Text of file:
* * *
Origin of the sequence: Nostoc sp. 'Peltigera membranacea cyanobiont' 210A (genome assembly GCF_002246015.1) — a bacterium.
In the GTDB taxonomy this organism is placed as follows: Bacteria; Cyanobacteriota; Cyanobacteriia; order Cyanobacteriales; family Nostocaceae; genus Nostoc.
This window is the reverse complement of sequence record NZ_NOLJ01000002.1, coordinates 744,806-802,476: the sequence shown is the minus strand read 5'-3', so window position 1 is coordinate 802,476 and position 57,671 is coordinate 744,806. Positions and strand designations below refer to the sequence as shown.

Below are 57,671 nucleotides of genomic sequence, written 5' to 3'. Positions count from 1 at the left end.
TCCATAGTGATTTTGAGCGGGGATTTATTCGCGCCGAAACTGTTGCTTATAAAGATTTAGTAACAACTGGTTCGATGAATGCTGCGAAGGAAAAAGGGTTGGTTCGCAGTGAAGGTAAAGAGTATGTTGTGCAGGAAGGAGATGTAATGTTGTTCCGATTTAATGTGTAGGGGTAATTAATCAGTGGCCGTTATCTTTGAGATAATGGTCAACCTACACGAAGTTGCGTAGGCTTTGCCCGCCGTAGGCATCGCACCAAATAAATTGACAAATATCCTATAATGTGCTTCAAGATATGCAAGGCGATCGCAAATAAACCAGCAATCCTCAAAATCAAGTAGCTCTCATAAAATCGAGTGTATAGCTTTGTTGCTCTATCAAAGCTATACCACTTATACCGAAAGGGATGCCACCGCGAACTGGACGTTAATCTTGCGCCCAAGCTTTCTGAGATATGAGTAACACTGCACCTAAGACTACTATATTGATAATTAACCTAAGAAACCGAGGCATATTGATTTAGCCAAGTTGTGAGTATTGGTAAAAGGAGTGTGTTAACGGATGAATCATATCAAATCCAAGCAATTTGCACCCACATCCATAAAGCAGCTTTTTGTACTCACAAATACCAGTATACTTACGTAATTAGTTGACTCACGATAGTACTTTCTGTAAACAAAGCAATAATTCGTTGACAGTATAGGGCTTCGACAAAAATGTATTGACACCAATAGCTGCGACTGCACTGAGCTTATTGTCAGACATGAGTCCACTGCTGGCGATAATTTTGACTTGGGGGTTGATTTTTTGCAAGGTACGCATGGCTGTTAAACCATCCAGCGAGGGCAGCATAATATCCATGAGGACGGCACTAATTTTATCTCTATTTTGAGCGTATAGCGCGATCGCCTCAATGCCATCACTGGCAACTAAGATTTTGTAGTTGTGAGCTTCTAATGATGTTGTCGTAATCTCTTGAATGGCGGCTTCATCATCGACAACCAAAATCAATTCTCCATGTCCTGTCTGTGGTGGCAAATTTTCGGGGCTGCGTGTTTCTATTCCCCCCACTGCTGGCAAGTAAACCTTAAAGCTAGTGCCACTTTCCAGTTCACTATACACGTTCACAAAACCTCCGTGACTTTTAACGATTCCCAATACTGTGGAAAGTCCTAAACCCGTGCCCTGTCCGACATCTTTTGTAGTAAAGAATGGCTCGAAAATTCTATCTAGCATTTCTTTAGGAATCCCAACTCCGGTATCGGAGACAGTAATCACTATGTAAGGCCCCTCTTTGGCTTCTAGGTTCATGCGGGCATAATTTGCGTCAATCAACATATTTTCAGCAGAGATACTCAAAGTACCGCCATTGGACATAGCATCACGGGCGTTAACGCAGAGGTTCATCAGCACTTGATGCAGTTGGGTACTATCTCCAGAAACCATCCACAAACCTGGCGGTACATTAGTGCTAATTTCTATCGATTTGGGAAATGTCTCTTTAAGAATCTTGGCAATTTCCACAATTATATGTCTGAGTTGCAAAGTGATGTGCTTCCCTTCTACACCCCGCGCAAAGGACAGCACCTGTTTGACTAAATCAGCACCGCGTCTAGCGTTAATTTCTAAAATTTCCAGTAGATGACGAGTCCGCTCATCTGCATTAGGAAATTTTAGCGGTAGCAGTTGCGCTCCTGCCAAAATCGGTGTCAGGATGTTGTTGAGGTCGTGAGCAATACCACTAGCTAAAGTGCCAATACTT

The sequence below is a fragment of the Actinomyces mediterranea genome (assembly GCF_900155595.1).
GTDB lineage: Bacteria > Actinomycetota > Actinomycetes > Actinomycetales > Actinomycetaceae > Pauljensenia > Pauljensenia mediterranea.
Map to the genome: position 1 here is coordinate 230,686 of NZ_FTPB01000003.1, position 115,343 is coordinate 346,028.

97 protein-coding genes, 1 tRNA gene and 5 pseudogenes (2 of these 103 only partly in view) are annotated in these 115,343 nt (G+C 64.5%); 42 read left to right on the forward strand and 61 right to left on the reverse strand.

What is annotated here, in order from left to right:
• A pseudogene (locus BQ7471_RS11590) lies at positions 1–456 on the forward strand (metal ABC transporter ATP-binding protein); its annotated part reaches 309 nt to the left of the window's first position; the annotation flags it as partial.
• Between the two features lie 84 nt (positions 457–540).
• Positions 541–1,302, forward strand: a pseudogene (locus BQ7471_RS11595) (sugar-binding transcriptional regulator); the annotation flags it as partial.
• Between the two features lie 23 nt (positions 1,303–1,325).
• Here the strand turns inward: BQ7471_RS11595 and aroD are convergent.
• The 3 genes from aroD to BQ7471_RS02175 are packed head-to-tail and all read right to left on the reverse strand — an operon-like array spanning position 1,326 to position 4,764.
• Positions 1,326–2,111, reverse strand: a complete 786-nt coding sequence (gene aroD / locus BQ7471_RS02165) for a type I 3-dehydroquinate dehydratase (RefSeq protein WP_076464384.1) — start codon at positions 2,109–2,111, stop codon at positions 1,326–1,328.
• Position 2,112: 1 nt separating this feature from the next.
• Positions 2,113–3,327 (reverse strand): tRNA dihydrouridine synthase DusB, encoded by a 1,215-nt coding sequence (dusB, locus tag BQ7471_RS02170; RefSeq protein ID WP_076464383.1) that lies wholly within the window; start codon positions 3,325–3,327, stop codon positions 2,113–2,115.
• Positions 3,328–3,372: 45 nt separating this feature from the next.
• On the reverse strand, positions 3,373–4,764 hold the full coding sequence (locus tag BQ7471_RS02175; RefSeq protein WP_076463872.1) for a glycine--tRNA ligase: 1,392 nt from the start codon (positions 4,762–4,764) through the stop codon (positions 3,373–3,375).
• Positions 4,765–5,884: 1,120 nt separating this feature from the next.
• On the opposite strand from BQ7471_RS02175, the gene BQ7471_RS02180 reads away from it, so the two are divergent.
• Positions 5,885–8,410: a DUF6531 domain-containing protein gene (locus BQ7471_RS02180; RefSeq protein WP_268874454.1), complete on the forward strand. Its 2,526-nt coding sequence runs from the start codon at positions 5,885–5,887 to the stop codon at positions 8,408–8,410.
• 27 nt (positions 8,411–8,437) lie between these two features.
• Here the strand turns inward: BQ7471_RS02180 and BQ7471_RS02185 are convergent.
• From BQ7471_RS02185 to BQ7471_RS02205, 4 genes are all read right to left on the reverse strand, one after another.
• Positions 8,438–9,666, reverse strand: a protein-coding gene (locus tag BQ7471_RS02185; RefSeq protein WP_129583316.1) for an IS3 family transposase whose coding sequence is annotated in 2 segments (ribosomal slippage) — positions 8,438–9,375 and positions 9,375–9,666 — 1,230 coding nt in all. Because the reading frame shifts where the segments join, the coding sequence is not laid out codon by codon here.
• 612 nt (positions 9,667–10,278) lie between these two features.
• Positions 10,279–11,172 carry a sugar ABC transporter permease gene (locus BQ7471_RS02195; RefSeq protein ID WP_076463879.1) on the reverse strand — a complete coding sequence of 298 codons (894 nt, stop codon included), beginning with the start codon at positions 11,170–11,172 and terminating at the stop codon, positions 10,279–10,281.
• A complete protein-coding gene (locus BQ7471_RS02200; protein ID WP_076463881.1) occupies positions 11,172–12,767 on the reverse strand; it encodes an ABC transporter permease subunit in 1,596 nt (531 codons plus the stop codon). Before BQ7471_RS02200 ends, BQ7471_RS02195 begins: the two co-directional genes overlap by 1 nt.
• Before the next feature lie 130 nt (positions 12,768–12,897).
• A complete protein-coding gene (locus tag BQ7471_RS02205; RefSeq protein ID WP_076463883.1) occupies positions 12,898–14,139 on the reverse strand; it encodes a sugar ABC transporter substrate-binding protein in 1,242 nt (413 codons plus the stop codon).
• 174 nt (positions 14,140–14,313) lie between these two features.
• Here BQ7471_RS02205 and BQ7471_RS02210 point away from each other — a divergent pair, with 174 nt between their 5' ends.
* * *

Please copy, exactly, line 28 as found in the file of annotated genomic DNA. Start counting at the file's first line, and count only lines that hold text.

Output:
• Positions 8,438–9,666, reverse strand: a protein-coding gene (locus tag BQ7471_RS02185; RefSeq protein WP_129583316.1) for an IS3 family transposase whose coding sequence is annotated in 2 segments (ribosomal slippage) — positions 8,438–9,375 and positions 9,375–9,666 — 1,230 coding nt in all. Because the reading frame shifts where the segments join, the coding sequence is not laid out codon by codon here.